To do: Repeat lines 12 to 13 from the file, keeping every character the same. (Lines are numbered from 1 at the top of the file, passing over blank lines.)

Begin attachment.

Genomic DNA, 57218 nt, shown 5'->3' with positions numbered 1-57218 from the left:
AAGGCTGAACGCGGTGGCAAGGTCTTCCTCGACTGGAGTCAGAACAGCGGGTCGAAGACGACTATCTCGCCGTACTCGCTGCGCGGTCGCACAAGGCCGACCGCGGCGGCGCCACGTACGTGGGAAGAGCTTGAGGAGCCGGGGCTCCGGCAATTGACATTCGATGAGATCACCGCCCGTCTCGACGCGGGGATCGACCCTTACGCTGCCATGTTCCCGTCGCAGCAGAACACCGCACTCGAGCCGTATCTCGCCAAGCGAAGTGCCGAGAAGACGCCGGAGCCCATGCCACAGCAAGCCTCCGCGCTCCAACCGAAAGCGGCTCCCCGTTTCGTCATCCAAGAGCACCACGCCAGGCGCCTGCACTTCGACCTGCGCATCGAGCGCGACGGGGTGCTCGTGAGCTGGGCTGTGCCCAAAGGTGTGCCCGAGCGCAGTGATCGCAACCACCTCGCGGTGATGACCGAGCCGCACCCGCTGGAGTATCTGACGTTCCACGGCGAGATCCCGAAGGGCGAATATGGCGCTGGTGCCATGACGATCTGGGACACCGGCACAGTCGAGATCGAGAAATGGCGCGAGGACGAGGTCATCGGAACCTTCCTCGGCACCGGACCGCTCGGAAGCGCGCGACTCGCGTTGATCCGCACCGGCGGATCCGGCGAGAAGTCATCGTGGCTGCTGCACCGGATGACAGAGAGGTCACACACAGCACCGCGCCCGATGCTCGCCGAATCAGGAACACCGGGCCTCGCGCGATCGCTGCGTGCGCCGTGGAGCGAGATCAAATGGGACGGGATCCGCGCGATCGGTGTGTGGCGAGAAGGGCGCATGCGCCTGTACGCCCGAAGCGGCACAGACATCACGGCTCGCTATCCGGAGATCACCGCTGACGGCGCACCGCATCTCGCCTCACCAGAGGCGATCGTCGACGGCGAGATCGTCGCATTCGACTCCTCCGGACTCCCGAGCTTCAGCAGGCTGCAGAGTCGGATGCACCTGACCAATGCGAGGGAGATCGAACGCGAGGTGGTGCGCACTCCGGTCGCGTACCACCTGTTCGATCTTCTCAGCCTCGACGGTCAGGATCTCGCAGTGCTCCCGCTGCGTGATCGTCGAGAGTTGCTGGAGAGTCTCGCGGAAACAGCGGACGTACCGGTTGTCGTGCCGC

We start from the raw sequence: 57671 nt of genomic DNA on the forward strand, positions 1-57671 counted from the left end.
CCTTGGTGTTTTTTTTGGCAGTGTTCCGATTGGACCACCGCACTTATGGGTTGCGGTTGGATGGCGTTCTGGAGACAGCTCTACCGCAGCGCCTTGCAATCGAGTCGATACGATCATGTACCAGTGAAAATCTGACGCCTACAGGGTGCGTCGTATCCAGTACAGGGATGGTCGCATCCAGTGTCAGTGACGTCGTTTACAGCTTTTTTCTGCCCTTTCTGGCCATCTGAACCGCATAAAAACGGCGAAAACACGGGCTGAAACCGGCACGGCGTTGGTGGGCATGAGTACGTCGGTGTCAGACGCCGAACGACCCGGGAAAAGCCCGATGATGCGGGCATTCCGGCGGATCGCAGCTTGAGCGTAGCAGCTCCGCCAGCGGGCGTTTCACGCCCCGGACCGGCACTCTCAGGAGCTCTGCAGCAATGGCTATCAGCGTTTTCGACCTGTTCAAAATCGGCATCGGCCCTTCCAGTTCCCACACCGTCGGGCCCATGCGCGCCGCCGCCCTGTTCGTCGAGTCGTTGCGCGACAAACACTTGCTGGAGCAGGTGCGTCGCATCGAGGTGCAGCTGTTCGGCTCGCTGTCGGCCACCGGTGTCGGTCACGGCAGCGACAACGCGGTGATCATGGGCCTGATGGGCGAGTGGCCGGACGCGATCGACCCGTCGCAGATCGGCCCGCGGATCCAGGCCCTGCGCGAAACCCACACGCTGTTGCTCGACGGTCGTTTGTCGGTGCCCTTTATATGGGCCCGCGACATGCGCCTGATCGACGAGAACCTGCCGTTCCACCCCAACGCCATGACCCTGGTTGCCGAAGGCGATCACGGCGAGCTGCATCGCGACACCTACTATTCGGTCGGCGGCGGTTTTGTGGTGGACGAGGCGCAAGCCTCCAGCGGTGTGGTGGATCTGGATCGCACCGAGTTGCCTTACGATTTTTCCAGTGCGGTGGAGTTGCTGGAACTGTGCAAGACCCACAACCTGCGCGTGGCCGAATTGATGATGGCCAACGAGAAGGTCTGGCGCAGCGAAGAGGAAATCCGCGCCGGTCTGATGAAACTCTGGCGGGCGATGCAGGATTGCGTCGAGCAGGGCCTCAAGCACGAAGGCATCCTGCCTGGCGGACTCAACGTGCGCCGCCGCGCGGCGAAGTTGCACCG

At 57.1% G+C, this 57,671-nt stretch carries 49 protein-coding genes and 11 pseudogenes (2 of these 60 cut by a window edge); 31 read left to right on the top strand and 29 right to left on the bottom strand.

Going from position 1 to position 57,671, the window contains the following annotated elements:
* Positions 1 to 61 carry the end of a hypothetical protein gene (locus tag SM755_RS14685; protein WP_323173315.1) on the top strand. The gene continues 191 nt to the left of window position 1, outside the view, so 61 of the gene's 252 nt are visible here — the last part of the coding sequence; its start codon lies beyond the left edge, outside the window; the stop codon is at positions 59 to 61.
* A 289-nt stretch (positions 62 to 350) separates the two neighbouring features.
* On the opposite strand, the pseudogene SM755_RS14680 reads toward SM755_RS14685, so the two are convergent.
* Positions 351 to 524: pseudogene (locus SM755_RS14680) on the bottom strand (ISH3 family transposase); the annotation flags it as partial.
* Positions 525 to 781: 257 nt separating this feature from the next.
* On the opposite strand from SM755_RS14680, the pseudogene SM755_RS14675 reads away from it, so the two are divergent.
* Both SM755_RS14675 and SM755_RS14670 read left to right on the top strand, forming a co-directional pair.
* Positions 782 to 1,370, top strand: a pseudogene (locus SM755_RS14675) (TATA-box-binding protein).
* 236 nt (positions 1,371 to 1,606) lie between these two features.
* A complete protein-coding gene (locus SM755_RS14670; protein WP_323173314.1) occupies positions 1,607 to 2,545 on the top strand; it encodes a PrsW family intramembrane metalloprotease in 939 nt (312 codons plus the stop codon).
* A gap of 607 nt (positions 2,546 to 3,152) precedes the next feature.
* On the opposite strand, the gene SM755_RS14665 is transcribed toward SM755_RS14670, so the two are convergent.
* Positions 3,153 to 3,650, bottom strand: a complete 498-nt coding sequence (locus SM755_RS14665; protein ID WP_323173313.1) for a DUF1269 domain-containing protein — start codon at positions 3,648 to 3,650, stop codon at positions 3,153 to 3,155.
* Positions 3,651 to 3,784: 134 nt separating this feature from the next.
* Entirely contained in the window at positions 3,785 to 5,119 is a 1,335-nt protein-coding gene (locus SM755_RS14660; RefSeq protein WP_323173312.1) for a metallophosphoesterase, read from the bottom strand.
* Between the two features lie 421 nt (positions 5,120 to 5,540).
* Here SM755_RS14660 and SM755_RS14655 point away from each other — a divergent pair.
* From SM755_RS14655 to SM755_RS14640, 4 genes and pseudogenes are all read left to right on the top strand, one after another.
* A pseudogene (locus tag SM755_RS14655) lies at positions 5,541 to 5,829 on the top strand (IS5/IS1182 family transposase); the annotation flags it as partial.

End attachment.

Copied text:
* On the opposite strand from SM755_RS14680, the pseudogene SM755_RS14675 reads away from it, so the two are divergent.
* Both SM755_RS14675 and SM755_RS14670 read left to right on the top strand, forming a co-directional pair.